Sea Lion Facts
Fun facts about Australian Sea Lions
Sea lions are often called sea puppies. Their numbers have declined by over 60% in the last 4 decades, and they are now classed as endangered.
The Australian Sea Lion (Neophoca Cinerea) are a protected species and can be found as far north as the Abrolhos Islands near Geraldton and as far south as Kangaroo Island, South Australia.
Sea lions spend their time mostly on a sandy beach within an isolated bay area. During breeding they are often found near areas with shallow pools for the pups to learn to swim.
Mature males or bulls weigh between 300 to 400 kg and congregate in bachelor groups. For example, on Carnac Island off the coast near Fremantle. These are called haul out islands. The males are larger and darker in colour with a light-yellow mane. They mature at 8-9 years old. The dominant male will guard the females for the right to breed during the breeding season.
Females are silver-grey to fawn and weigh approximately 70 to 100 kg.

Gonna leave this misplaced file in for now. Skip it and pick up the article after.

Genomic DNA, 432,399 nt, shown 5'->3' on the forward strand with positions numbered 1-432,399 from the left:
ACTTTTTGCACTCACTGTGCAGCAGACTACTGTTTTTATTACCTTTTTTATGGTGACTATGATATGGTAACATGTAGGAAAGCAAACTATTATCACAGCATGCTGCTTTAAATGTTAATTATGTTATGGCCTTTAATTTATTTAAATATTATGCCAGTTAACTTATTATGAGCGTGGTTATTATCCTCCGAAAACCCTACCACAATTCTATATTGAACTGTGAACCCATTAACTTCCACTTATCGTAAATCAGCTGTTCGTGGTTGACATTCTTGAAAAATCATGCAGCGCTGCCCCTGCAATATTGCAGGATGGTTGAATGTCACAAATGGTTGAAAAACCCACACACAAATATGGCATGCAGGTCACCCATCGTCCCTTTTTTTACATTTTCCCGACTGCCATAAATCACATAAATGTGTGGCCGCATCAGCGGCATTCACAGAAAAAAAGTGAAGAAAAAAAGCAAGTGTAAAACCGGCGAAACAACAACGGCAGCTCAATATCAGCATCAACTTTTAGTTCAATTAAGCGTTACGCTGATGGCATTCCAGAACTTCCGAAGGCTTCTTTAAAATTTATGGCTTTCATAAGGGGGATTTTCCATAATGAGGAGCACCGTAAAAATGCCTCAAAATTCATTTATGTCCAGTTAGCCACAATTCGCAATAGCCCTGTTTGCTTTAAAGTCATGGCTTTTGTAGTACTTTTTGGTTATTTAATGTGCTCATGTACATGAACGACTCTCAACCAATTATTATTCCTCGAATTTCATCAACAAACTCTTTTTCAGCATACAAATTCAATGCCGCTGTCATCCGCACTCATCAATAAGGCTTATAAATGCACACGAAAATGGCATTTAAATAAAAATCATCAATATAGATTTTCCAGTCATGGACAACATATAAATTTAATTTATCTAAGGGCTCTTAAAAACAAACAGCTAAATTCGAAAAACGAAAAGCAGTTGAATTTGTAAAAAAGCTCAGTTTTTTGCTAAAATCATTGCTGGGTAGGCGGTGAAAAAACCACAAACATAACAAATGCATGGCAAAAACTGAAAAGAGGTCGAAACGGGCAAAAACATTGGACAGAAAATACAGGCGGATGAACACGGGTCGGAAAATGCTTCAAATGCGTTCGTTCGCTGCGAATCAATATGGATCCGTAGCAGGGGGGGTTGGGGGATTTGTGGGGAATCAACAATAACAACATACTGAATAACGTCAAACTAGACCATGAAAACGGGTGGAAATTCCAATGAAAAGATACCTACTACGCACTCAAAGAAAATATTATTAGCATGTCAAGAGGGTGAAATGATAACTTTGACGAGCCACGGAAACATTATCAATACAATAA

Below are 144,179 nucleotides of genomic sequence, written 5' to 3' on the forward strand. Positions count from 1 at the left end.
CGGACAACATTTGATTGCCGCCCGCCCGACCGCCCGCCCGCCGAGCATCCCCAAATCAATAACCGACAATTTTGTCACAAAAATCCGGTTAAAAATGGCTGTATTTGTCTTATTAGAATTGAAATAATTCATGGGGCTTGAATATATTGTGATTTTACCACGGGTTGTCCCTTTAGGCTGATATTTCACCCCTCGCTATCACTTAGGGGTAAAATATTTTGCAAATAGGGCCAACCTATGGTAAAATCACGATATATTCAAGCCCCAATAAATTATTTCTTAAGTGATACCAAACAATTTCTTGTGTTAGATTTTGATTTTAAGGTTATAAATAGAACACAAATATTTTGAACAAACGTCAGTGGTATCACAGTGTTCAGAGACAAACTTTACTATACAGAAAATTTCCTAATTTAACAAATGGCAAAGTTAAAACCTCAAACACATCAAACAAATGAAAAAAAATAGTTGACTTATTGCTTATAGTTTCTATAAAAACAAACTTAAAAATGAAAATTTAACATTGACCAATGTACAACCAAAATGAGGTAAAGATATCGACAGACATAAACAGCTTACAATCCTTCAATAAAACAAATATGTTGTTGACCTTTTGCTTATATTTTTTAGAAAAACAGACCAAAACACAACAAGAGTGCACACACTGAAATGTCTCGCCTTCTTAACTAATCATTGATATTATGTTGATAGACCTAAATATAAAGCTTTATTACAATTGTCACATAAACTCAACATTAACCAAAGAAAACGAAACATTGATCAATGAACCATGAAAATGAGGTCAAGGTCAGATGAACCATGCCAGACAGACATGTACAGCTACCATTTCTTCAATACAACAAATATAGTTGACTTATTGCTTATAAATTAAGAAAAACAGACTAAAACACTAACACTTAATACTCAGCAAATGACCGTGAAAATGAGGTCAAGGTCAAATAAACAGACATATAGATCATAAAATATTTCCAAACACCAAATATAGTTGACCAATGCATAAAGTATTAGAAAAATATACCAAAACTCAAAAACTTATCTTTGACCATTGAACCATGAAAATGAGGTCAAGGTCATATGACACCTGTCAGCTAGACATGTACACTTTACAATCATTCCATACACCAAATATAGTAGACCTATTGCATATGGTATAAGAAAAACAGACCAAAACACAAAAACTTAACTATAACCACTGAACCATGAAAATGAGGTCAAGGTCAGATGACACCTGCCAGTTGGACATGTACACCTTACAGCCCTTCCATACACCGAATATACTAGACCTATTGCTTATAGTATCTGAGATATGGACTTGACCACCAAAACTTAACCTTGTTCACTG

Sea Lion Diet
They are benthic feeders (sea floor feeders) foraging up to 90 meters deep on octopus, squid, fish, cuttlefish, crayfish and even sea birds.
Their life span ranges from 20 – 25 years.
Females come into season for only 24 hours 7-10 days after they have given birth to a pup. After a 17-month gestation period, the pups are born weighing 4-5 kg. They are unable to swim at birth and do not begin to forage until they are 4-5 months old. The pup is nursed for 15-18 months. The female pups return to the island of their birth to breed.
5 fun facts
1. Sea lions have four fins – they propel themselves with their front and steer with their back. They also have a pelvic bone in their rear which allows them to stand on all four and run like a dog on land.
2. An adult female sea lion needs 8-10 kg of food a day. They may consume 1/3 of their body weight on a feeding trip.
3. While diving underwater the heartrate of Australian sea lions can drop to 5 beats per minute
4. A group of sea lions is called a ‘raft’. They are very sociable animals and live in large colonies, but usually live together in sub-groups of 10-15 sea lions.
5. Australian Sea Lions use their whiskers as sensors in dark water. This allows them to detect movement and catch their prey even when they can’t see. Sea lions can dive up to 185 meters deep, staying under for around 20 minutes.